In which I review a cool thing that's pink and sparkling and book-shaped

It's easy enough to see why I didn't pick up this book when it first crossed my desk.

It's so...pink.

Please understand that anywhere between 20 and 100 books cross my desk each week.

Most are teen books, some are classics, and the rest are tossed there by mistake (this happens frequently, as my desk is in a high-traffic area and has a high-gravity field that attracts random stuff and doesn't repel anything ever).

So, yeah, I probably "saw" this come through as a brand new book in 2014.  But I didn't look at it.  

Because pink.

In the world of children's books, there are gazillions of series books published by companies who don't give an overweight rodent rear end about things like story line, character development, and plot.  They are not "authored" so much as they are designed...like a knockoff bootleg "Barbie" DVD.  

The big selling point for many of these books?  They are pink.

This particular series of books read like sugar-coated sugar cubes,
drenched in honey with a gooey molasses center 
and sprinkled with pink candy hearts.  Blech.


(The joke at the library is that when we check in a stack of the fairy books, we have to invent our own fairy book title.  So far my favorite made-up titles are Glenda the Gonorrhea Fairy  and Crystal the Methamphetamine Fairy)

So, yeah, no.  I didn't even open the cover and read the first page of Phoebe and Her Unicorn back in 2014.

It took a rather shamefaced recommendation from Becky on the book-recommending Facebook page to get me to open the front cover.

And once I read the first page, I read the first book.  And now, I am hooked.  But...why?


They make me laugh

Phoebe is often compared to the cartoon character Calvin which puts Marigold Heavenly Nostrils in the companion seat next to Hobbes.  That's a good start: Phoebe is 9 years old, and her best friend is a unicorn.  They have imaginative adventures, they get into trouble sometimes.  But there's more.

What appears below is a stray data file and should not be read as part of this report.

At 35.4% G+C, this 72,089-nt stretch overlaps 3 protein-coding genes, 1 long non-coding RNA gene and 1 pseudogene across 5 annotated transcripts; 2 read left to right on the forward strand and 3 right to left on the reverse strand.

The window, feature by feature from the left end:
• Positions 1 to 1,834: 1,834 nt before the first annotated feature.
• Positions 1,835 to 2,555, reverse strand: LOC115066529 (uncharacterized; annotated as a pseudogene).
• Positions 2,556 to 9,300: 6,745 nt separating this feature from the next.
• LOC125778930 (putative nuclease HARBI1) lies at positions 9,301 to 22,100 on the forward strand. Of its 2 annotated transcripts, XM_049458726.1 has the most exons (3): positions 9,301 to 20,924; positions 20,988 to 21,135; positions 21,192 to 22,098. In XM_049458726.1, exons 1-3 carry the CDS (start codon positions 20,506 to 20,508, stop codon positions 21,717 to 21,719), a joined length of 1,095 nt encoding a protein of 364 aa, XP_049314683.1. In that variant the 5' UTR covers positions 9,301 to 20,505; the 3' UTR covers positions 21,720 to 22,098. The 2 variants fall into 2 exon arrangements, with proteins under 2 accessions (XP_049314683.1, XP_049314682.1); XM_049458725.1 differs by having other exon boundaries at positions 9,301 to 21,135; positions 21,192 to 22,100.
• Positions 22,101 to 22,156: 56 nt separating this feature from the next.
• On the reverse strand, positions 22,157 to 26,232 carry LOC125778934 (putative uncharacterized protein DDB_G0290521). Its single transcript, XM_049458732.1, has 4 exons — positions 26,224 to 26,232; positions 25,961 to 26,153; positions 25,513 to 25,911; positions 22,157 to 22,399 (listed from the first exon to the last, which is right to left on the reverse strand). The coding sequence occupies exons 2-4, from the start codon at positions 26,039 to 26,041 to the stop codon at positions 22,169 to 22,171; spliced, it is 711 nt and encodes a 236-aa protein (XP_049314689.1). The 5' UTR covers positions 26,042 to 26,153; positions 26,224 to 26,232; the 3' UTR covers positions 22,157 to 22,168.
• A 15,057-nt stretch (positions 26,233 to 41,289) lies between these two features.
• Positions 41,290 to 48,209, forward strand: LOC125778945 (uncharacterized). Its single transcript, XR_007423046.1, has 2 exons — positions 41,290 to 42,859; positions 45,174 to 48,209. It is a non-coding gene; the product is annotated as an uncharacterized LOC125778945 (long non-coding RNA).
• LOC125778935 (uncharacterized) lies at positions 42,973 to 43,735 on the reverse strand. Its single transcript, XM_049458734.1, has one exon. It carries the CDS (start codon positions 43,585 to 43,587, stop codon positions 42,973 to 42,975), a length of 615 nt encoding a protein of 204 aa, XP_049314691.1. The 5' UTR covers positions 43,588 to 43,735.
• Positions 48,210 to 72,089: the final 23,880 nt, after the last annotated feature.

Unlike Calvin, Phoebe isn't a reprobate.  She's a self-affirmed weirdo:  she doesn't always fit in with the other kids, and she's actually okay with that.  She has a science-loving friend-who-is-a-boy-but-not-a-boyfriend.  She has a frenemy-who-is-sometimes-a-friend at school.  She has nerdy parents who gradually accept that their daughter's bestie is a unicorn. 

In other words, Phoebe is a girl, like so many girls we know--and like so many girls that we are, still, even though we are nominally adults now.  Because, although this book is appropriate for young readers, it's not just for kids.


By far, the best part of the comic is the relationship between Phoebe and Marigold.  It's the kind of relationship that some of us have with our friends, and also the kind that some of us have with our horses.  

(Marigold and the Dragon have a lot in common!)

I checked all these books out from the library,
but I intend to buy the series soon. I love them that much.


And, just like the old Calvin and Hobbes cartoon book, once you've read an entire Phoebe and Unicorn book, it's perfectly enjoyable to pick it up and read bits and pieces of it again.  

Especially in winter.

Don't be embarrassed.  Read the pink book.  

Laugh out loud at Phoebe and Marigold, share the images with your friends and your family.  

Seek out the rest of the series and laugh some more.

You can tell 'em Haiku Farm sez it's okay.  

Especially in winter!

Comments

  1. Oh thanks for this! I'm going to stick them on my list for when my blossoming new reader is a little bit older!

    ReplyDelete
  2. Not only do Phoebe and Marigold Heavenly Nostrils remind me of Aarene's and Fiddle, so does Danai and Lucy in Non Sequitur.

    - Dave Beidle

    ReplyDelete

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